Global Frequency: Planet Ablaze
Global Frequency is the latest ongoing science fiction comic from writer Warren Ellis, perhaps most famous for his creation Spider Jerusalem of Transmetropolitan. The Global Frequency is an international collective of 1,001 trouble-shooters, each specialising in a different area, waiting for their call from central command to drop everything and save the world.
In this first volume, bringing together issues one to six of the monthly comic, we see a range of characters capable of different things - a woman with a bionic arm, a sniper, a driver, a magician, a le parkour runner. These characters are all pulled together by a couple of women - Miranda Zero who is the boss of the group and seems to like to get in at ground zero to organise things; and Aleph, who sits in a control centre and co-ordinates getting Global Frequency types out of bed to go on missions. She'll also pull in extra help like satellite imaging and police escorts.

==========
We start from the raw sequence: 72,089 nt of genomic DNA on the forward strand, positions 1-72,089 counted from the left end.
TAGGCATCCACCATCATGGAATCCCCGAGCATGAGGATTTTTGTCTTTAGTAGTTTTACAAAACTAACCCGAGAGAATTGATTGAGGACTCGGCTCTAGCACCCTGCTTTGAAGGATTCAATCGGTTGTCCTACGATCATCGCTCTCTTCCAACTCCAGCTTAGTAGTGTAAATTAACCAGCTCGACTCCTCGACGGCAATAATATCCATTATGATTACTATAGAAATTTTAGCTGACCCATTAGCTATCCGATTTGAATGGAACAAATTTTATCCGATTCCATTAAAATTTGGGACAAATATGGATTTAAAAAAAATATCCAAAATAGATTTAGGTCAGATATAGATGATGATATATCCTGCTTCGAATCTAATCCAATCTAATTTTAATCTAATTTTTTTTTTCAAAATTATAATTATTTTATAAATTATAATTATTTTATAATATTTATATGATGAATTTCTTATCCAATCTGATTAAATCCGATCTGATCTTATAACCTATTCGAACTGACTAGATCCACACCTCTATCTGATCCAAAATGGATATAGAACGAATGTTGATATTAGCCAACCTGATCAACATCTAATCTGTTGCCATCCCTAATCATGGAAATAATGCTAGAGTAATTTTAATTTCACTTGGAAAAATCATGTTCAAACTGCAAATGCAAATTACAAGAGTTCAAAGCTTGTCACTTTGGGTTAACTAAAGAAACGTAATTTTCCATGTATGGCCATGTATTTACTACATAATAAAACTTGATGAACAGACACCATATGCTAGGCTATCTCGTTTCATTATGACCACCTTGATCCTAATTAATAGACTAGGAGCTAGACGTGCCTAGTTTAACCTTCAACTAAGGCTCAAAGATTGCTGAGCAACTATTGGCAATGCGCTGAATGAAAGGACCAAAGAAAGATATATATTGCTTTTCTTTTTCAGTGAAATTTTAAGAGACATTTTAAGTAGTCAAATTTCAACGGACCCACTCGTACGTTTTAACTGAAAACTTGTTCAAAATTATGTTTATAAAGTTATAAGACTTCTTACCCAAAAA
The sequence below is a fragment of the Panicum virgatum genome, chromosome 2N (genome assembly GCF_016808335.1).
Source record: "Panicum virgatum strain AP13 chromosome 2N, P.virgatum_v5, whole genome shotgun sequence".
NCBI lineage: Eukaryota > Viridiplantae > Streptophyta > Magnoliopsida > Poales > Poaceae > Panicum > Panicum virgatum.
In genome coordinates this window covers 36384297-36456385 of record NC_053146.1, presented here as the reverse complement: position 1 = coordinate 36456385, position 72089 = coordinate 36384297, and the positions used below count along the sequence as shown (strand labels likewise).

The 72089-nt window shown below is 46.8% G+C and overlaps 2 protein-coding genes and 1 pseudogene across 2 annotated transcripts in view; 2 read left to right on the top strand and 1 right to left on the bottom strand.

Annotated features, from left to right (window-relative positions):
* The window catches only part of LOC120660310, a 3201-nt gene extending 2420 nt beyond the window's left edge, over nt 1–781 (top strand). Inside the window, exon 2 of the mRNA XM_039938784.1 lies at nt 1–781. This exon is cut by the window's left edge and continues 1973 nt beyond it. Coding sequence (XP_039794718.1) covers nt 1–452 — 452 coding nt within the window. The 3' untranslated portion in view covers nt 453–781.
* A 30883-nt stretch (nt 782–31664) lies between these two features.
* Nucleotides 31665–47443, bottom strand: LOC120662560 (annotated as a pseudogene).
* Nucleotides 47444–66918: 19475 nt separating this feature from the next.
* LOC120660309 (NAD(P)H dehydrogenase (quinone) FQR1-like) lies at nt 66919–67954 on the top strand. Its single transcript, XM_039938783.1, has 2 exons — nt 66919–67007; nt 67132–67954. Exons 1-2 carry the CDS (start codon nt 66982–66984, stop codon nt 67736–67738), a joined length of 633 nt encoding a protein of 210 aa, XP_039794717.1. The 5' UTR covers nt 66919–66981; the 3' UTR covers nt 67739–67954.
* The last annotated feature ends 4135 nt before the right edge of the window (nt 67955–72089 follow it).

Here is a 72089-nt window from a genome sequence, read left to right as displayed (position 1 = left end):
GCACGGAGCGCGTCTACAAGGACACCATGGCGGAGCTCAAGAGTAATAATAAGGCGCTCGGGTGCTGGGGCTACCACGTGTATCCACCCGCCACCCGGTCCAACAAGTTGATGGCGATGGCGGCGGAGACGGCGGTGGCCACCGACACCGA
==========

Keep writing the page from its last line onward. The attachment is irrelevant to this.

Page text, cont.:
Each chapter deals with a different disaster, a different group of specialists and a different location - Ellis could almost be writing a text-book of potential near-future catastrophes and terrorist attacks. His fascination with technology shines through, creating believable near-future science fiction that feels like it could happen at any moment, grounded as it is in research and all-too logical extrapolation. He's also quite comfortable wiping some of his characters out every now and then, helping to reaffirm the danger involved in the situations, which many lesser comics might balk at.
The fact that a different artist draws each episode is one of those things that sounds novel but ends up a bit messy when collected like this. There's no arguing about the quality of talent that's been lined up for this, with the likes of Steve Dillon, Garry Leach, David Lloyd and Glenn Fabry on the case, but their differing styles can detract from the common themes, such as the varying renditions of Zero and Aleph. You notice these things more when six issues of a monthly title are pulled together like this.
There's something strangely Thunderbirds about the whole 'international rescue' concept, but this is a Thunderbirds that has been stolen off the kids, ground through the Warren Ellis imagination mincer and made into gourmet near-future sci-fi snackettes. As long as you don't balk at a sprinkling of Ellis-style shock value (zombies with bleeding eyes, women snogging, the odd swear word and the occasional exploding head) this is a bite-sized and entertaining treat.
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